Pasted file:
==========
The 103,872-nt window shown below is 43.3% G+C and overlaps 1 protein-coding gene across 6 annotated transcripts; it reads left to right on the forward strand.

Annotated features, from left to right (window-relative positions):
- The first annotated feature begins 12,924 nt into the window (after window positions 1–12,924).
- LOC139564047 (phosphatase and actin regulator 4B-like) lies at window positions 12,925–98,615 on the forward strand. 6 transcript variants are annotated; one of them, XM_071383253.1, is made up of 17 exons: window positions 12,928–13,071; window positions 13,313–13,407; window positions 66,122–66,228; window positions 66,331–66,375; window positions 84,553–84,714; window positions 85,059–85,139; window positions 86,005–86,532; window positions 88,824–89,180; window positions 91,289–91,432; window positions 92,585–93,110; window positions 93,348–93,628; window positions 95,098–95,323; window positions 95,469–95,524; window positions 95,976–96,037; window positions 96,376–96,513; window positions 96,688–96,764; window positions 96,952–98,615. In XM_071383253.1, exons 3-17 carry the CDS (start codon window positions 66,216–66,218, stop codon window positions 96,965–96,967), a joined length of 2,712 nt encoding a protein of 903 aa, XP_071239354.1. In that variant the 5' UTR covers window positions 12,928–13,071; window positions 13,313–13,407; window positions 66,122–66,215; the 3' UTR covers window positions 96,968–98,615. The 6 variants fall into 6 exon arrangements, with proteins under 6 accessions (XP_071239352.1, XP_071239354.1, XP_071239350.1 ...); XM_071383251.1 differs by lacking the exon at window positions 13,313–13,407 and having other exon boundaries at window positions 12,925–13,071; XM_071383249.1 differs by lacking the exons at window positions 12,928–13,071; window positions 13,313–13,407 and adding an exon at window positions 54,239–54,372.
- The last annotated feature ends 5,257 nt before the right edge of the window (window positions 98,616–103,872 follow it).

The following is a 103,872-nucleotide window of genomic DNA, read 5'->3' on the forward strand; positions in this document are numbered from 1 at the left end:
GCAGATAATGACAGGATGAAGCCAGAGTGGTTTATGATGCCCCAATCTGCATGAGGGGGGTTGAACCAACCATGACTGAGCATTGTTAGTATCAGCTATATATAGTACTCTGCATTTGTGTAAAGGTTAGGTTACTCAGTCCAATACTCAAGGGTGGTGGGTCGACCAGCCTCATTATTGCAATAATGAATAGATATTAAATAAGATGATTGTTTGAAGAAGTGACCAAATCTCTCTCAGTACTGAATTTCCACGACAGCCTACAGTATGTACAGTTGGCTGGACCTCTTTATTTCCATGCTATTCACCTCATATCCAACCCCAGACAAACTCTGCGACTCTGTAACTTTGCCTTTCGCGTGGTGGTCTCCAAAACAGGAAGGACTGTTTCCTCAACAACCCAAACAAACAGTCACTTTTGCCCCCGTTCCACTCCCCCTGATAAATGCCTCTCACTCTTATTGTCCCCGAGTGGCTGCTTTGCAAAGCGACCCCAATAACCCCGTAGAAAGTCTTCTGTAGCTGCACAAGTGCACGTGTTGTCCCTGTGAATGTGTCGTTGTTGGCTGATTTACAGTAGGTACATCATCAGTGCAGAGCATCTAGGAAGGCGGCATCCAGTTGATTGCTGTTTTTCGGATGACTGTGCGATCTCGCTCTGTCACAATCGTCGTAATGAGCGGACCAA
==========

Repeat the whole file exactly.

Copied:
The 103,872-nt window shown below is 43.3% G+C and overlaps 1 protein-coding gene across 6 annotated transcripts; it reads left to right on the forward strand.

Annotated features, from left to right (window-relative positions):
- The first annotated feature begins 12,924 nt into the window (after window positions 1–12,924).
- LOC139564047 (phosphatase and actin regulator 4B-like) lies at window positions 12,925–98,615 on the forward strand. 6 transcript variants are annotated; one of them, XM_071383253.1, is made up of 17 exons: window positions 12,928–13,071; window positions 13,313–13,407; window positions 66,122–66,228; window positions 66,331–66,375; window positions 84,553–84,714; window positions 85,059–85,139; window positions 86,005–86,532; window positions 88,824–89,180; window positions 91,289–91,432; window positions 92,585–93,110; window positions 93,348–93,628; window positions 95,098–95,323; window positions 95,469–95,524; window positions 95,976–96,037; window positions 96,376–96,513; window positions 96,688–96,764; window positions 96,952–98,615. In XM_071383253.1, exons 3-17 carry the CDS (start codon window positions 66,216–66,218, stop codon window positions 96,965–96,967), a joined length of 2,712 nt encoding a protein of 903 aa, XP_071239354.1. In that variant the 5' UTR covers window positions 12,928–13,071; window positions 13,313–13,407; window positions 66,122–66,215; the 3' UTR covers window positions 96,968–98,615. The 6 variants fall into 6 exon arrangements, with proteins under 6 accessions (XP_071239352.1, XP_071239354.1, XP_071239350.1 ...); XM_071383251.1 differs by lacking the exon at window positions 13,313–13,407 and having other exon boundaries at window positions 12,925–13,071; XM_071383249.1 differs by lacking the exons at window positions 12,928–13,071; window positions 13,313–13,407 and adding an exon at window positions 54,239–54,372.
- The last annotated feature ends 5,257 nt before the right edge of the window (window positions 98,616–103,872 follow it).

The following is a 103,872-nucleotide window of genomic DNA, read 5'->3' on the forward strand; positions in this document are numbered from 1 at the left end:
GCAGATAATGACAGGATGAAGCCAGAGTGGTTTATGATGCCCCAATCTGCATGAGGGGGGTTGAACCAACCATGACTGAGCATTGTTAGTATCAGCTATATATAGTACTCTGCATTTGTGTAAAGGTTAGGTTACTCAGTCCAATACTCAAGGGTGGTGGGTCGACCAGCCTCATTATTGCAATAATGAATAGATATTAAATAAGATGATTGTTTGAAGAAGTGACCAAATCTCTCTCAGTACTGAATTTCCACGACAGCCTACAGTATGTACAGTTGGCTGGACCTCTTTATTTCCATGCTATTCACCTCATATCCAACCCCAGACAAACTCTGCGACTCTGTAACTTTGCCTTTCGCGTGGTGGTCTCCAAAACAGGAAGGACTGTTTCCTCAACAACCCAAACAAACAGTCACTTTTGCCCCCGTTCCACTCCCCCTGATAAATGCCTCTCACTCTTATTGTCCCCGAGTGGCTGCTTTGCAAAGCGACCCCAATAACCCCGTAGAAAGTCTTCTGTAGCTGCACAAGTGCACGTGTTGTCCCTGTGAATGTGTCGTTGTTGGCTGATTTACAGTAGGTACATCATCAGTGCAGAGCATCTAGGAAGGCGGCATCCAGTTGATTGCTGTTTTTCGGATGACTGTGCGATCTCGCTCTGTCACAATCGTCGTAATGAGCGGACCAA